Dusted Reviews

V/A - Anti NY

today features
reviews charts
labels writers
info donate

Search by Artist

Sign up here to receive weekly updates from Dusted

email address

Recent Reviews

Dusted Reviews

Artist: V/A

Album: Anti NY

Label: Gomma

Review date: Mar. 31, 2002

The recent proliferation of reissues on independent labels is a simultaneously glorious and maddening affair. On the most basic level of listening pleasure, arguably the only that matters, exceptional music from various periods and genres is circulating again. On the other hand, it’s incredibly difficult to find a context for evaluation of the material. Even the most well-documented periods of production render at best a vicarious, two-dimensional atmosphere in retrospect, generally reduced to social and political phenomena; furthermore, any album sufficiently “groundbreaking” to merit reissue is peerless by virtue of the very ground it managed to break, leaving such reference points as influence and environment inaccessible, if not altogether nonexistent.

Such is not, for better or worse, the case with the recent Gomma compilation Anti NY, a collection vaunted as “rare music from the early 80s New York underground and some contemporary versions.” Rare, indeed; most of this music never saw the light of day in proper release, and some of these folks have been dead for years, though we’re barely 20 years out at this point. Fortunately, however, the luminary likes of artist/filmmaker Julian Schnabel and self-proclaimed renaissance man Vincent Gallo have been quick to remind us of what we missed out on: there have been two films on Jean-Michel Basquiat (whose band Gray appears here in a mildly inspired exercise in improv atmospherics), as well as countless museum and gallery retrospectives on the period, all of which conspires to make this particular underground a bit less than obscure.

Of course, obscurity is hardly a criterion for appraisal, and this album has its moments, mostly in an art-house party style that would seem to coincide quite well with the aesthetic of the Lower East Side before its dissolution into bourgeois hell. The selection of material here is as diverse and democratic as any movement of musical amalgamation, mixing traces of dub reggae, post-punk and free jazz with the burgeoning stylistics of synth-pop and early hip-hop. Perhaps the only relevant genre not represented on Anti NY is the anti-rock of seminal figures like Arto Lindsay and Ikue Mori, whose DNA outfit continues to elude the documentation it deserves. This affair, however, is a bit less noisy.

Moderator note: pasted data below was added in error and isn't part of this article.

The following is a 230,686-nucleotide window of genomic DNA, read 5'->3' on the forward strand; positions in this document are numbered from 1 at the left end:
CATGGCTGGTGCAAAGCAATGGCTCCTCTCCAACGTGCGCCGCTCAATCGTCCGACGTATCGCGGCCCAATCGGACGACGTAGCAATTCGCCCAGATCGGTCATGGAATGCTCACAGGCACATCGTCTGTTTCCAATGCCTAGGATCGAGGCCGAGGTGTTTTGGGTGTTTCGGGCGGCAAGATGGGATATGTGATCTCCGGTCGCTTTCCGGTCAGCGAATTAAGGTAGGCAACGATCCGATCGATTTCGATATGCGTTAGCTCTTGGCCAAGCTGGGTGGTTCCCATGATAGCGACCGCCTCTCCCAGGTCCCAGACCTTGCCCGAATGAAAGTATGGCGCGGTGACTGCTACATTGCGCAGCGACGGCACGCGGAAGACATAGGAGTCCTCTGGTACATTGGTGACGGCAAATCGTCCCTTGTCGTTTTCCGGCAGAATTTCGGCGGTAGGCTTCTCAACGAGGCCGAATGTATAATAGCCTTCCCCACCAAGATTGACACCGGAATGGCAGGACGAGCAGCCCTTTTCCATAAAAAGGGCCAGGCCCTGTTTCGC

The first LP, comprised entirely of original recordings from the period, culminates with the contribution of Sexual Harrassment, who accomplish the noble task of describing a party in a song one may actually play at a social function. “If I Gave You a Party” coordinates lo-fi synths, post-punk breaks and double entendre sexual poetics with a dexterity incredible for a band with very little recorded output. All of the seven bands on the album possess unique elements of instrumentation and a certain claim to compositional innovation, but few of them yield these devices as well as Sexual Harrassment, whose absurdist posturing plays par with any electro-pop act in recent years.

Less adamant about transcending the 80s is Death Comet Crew and Rammellzee’s “Exterior St.,” a song that nonetheless set the standard for the spitfire, literate rhyming that continues to remain prevalent in underground hip-hop. In addition to lyricism, the track features a kraut-oriented texture of urban drone, as prevalent on the Neu! recordings. Death Comet Crew solidly rounds out the first volume, making way for the DJ interpretations on the second LP, and the fact that I haven’t even mentioned the remixes until now should be telling of my general opinion of the pieces. For while these treatments retain the vibrant mood of the originals, they sacrifice the grainy aesthetic that makes Anti NY redeemable, sampling dub and disco beats in a manner that does little justice to the source material. London-based Psychonaut Paul Mogg creates a nice lounge vibe on his version of “Drum Mode,” but I have to wonder if he and I are referencing the same piece of music, so indistinguishable is Gray’s original amidst Mogg’s house beats and crooning organ samples.

Anti NY never really transcends what it truly is, which is a collection of singles, some profound, others very nearly dispensable. It may well be, in the end, the best album that everyone will own but never play. Meanwhile, Soul Jazz Records has plans to release a similar compilation from the British scene in the early 80s, and one has to wonder how many interesting variations could be derived from the limited amount of material this transitional period produced. Soul Jazz has had the grace to release an advanced 12” Human League/A Certain Ratio split, much as Gomma did with the Sexual Harrassment number, which deserves to be fore grounded, rather than buried amidst nostalgic mediocrity.

By Tom Roberts

Read More

View all articles by Tom Roberts

Find out more about Gomma

©2002-2011 Dusted Magazine. All Rights Reserved.